SUFFOLK COUNTY (WABC) -- At least a handful of students in Suffolk County were kept out of class Wednesday for violating new vaccination orders.
The quarantine of sorts is largely in response to a new state law eliminating religious exemptions from immunizations.
Analysis of state enrollment and vaccination records by "7 On Your Side Investigates" indicated more than 26,000 students statewide and nearly 2,800 students in Suffolk County held religious exemptions in the 2017-2018 school year.
All of those students are now facing a deadline to begin required immunizations within 14 days of the start of the fall semester or be excluded from school.
The new law was passed in June following a nationwide measles outbreak, largely impacting New York, in an effort to increase vaccination and immunity rates.
"It doesn't take a lot of people not vaccinating their children and then the whole community is at risk," said Dr. Roberto Posada, a pediatric expert in infectious diseases at Mount Sinai.
On Wednesday, parents and students kept out of class protested outside of Rocky Point Middle School in Suffolk County.
They are opposed to the new state law repealing religious exemptions and requiring all students to become fully immunized unless they have a medical reason not to.
"The school has called and informed me that I should pick them," said Cathy Orofino, whose three boys previously held religious exemptions from vaccines.
Orofino said her boys rode the bus to school but school officials pulled them from class and held them in a conference room for the remainder of the school day.
"My plan is to send them every day until there is someone standing by the door not allowing them," Orofino said. "It's the state's responsibility to provide an education to our children."
The Rocky Point Union Free School District declined to comment on the situation.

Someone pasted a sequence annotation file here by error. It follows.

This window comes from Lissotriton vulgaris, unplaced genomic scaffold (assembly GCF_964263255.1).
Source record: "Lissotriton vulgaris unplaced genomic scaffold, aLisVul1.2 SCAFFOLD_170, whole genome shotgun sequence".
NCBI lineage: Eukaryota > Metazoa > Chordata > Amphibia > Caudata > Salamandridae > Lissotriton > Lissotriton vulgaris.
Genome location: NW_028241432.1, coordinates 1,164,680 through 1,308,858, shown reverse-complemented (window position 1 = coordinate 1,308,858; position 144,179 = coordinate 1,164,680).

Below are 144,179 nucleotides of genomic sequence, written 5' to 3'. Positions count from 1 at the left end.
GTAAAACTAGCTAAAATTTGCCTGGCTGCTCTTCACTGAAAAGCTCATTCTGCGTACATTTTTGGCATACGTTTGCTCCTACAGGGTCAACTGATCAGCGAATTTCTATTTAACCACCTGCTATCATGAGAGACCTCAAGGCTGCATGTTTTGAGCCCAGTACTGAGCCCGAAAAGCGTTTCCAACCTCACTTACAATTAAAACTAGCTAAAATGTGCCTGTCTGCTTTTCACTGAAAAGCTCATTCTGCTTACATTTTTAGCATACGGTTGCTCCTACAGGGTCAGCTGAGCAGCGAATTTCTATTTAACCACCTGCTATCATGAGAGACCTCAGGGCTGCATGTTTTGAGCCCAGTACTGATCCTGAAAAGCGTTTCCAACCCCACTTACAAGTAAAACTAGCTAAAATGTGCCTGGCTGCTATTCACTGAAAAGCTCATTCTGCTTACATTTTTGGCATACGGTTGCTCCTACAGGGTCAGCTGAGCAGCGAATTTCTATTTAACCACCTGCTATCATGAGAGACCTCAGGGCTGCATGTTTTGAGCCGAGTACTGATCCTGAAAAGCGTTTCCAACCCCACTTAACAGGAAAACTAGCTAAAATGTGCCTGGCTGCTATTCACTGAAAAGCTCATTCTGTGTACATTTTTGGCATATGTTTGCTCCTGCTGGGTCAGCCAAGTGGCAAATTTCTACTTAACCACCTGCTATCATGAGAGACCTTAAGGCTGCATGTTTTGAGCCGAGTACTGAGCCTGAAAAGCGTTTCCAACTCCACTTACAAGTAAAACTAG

Throughout Suffolk County, other districts handled the same dilemma.
At Jack Abrams School in Huntington Station, administrators kept students, not up to date on vaccines according to school records, in a separate room.
"He is medically due in December, but if I don't give him the shot tomorrow they won't let him in the classroom," said Joe Pupillo, the father of a child, pulled out of class.
Longwood Central Schools wrote the state begging it, to "pull back on implementation" of the law, and a former administrator of Long Island Baptist Academy, a private school whose entire student body previously held vaccination exemptions according to state records, said the school decided to close down partly in response to the law.
The state is threatening to fine schools that don't enforce the mandate up to $2,000 per student, per day.
In Public Service Announcements the New York state Health Commissioner, Dr. Howard Zucker urged parents to comply with the law.
"Vaccines are safe and effective. I'm a father. My kids are vaccinated," Zucker said.
It's unlikely that message will be readily received by parents like Orofino who argue the mandate violates their rights.
"If I have to go to court and explain to a judge why I am standing in front of him I am willing to do that," Orofino said.
In a statement, a spokesperson for the state Health Department declined to say whether holding unvaccinated students in separate rooms would be interpreted as complying with the law writing only that, "Under the new legislation, schools are required to exclude students from school that are not in compliance."
Both the state Departments of Health and Education declined to comment on district requests to delay enforcement of the law. Each department said it was the other's responsibility.
However, a spokesperson for the Education Department said that vaccination requirements are not new and school districts should already have policies and procedures of some kind in place for handling non-compliance.
Meanwhile, a State Supreme Court judge who ruled in August on a request from opponents of the law for a preliminary injunction while the law is challenged in court, not only denied the request but also wrote in her decision, "Protecting public health... is unquestionably a compelling state interest," and added that the court does not, "see a path for the plaintiffs to succeed on the merits," indicating it was unlikely any legal challenges will prevail.
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